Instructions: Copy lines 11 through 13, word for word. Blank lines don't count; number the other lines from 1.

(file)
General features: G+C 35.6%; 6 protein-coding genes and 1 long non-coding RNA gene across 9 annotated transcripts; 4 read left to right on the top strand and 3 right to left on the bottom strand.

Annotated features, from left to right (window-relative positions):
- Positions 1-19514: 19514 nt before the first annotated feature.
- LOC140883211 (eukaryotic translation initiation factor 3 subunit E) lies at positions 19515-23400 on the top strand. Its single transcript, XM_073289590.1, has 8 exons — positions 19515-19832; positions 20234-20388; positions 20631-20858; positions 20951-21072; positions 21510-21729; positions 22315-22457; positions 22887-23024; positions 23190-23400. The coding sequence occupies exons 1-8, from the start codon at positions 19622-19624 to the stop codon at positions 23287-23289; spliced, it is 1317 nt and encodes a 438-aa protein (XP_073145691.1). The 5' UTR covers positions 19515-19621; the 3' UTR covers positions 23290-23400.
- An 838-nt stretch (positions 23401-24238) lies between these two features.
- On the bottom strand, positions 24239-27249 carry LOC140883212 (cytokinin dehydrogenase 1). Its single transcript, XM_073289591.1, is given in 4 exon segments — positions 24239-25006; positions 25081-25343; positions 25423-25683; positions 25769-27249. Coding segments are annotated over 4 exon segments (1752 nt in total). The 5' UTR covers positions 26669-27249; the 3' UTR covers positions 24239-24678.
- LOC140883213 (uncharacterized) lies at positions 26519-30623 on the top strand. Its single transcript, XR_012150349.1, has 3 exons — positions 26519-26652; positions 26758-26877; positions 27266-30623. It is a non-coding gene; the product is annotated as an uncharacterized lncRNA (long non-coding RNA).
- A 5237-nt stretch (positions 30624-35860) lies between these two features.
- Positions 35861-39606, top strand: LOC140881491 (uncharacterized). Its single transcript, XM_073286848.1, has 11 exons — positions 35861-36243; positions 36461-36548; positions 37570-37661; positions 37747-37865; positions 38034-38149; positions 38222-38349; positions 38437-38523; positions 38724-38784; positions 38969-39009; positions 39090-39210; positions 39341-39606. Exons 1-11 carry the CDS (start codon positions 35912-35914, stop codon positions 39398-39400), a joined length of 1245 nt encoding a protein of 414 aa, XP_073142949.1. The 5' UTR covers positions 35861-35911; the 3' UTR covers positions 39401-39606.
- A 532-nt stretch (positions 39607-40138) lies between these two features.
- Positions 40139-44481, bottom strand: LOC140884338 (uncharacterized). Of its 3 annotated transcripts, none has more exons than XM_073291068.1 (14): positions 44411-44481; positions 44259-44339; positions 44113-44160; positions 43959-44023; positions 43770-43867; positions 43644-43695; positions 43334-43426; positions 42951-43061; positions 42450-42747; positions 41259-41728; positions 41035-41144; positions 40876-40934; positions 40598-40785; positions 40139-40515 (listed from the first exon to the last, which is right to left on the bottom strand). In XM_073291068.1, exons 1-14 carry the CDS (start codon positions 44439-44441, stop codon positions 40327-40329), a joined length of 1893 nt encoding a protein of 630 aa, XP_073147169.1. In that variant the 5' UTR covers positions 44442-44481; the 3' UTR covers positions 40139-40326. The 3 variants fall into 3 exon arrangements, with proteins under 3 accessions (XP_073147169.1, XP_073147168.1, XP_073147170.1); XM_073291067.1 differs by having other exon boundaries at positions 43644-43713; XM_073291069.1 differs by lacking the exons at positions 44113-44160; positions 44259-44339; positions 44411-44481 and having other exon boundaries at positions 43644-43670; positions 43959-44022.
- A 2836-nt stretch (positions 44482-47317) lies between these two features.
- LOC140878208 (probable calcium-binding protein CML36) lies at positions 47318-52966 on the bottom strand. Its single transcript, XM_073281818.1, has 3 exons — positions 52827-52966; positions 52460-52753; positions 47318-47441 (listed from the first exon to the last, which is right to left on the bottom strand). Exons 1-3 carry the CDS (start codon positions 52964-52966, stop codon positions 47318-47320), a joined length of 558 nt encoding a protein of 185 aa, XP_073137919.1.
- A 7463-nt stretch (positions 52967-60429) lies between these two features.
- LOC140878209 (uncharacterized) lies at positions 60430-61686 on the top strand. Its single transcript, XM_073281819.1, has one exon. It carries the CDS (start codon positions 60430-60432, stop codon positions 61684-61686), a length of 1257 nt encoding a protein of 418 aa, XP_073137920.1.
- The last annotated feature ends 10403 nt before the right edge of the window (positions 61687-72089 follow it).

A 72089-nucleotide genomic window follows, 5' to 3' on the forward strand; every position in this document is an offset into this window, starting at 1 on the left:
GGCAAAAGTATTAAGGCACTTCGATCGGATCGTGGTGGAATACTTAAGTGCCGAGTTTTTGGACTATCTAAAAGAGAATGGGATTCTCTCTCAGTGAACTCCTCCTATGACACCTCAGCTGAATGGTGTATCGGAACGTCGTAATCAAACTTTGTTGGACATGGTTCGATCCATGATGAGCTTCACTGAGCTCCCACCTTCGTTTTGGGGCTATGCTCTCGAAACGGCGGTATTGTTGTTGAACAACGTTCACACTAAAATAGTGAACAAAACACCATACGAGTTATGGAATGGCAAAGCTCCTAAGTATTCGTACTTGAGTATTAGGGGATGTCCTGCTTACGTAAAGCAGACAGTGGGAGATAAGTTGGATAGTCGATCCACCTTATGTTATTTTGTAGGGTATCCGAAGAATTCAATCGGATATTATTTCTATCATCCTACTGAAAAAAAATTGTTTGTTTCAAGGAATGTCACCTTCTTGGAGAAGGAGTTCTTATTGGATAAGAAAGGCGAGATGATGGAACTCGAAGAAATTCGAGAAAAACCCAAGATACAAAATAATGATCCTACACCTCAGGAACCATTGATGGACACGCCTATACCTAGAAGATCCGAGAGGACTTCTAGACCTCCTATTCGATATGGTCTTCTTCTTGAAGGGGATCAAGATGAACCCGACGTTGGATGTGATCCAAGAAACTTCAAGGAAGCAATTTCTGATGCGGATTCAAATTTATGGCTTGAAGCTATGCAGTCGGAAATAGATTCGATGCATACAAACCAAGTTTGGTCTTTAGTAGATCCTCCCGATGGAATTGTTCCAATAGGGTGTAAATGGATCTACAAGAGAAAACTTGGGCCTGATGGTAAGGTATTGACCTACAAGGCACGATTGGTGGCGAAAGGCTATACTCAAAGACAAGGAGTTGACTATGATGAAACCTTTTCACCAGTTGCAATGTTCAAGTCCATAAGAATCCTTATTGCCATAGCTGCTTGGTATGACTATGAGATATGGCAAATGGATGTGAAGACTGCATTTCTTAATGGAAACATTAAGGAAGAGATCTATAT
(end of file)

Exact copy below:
- Positions 40139-44481, bottom strand: LOC140884338 (uncharacterized). Of its 3 annotated transcripts, none has more exons than XM_073291068.1 (14): positions 44411-44481; positions 44259-44339; positions 44113-44160; positions 43959-44023; positions 43770-43867; positions 43644-43695; positions 43334-43426; positions 42951-43061; positions 42450-42747; positions 41259-41728; positions 41035-41144; positions 40876-40934; positions 40598-40785; positions 40139-40515 (listed from the first exon to the last, which is right to left on the bottom strand). In XM_073291068.1, exons 1-14 carry the CDS (start codon positions 44439-44441, stop codon positions 40327-40329), a joined length of 1893 nt encoding a protein of 630 aa, XP_073147169.1. In that variant the 5' UTR covers positions 44442-44481; the 3' UTR covers positions 40139-40326. The 3 variants fall into 3 exon arrangements, with proteins under 3 accessions (XP_073147169.1, XP_073147168.1, XP_073147170.1); XM_073291067.1 differs by having other exon boundaries at positions 43644-43713; XM_073291069.1 differs by lacking the exons at positions 44113-44160; positions 44259-44339; positions 44411-44481 and having other exon boundaries at positions 43644-43670; positions 43959-44022.
- A 2836-nt stretch (positions 44482-47317) lies between these two features.
- LOC140878208 (probable calcium-binding protein CML36) lies at positions 47318-52966 on the bottom strand. Its single transcript, XM_073281818.1, has 3 exons — positions 52827-52966; positions 52460-52753; positions 47318-47441 (listed from the first exon to the last, which is right to left on the bottom strand). Exons 1-3 carry the CDS (start codon positions 52964-52966, stop codon positions 47318-47320), a joined length of 558 nt encoding a protein of 185 aa, XP_073137919.1.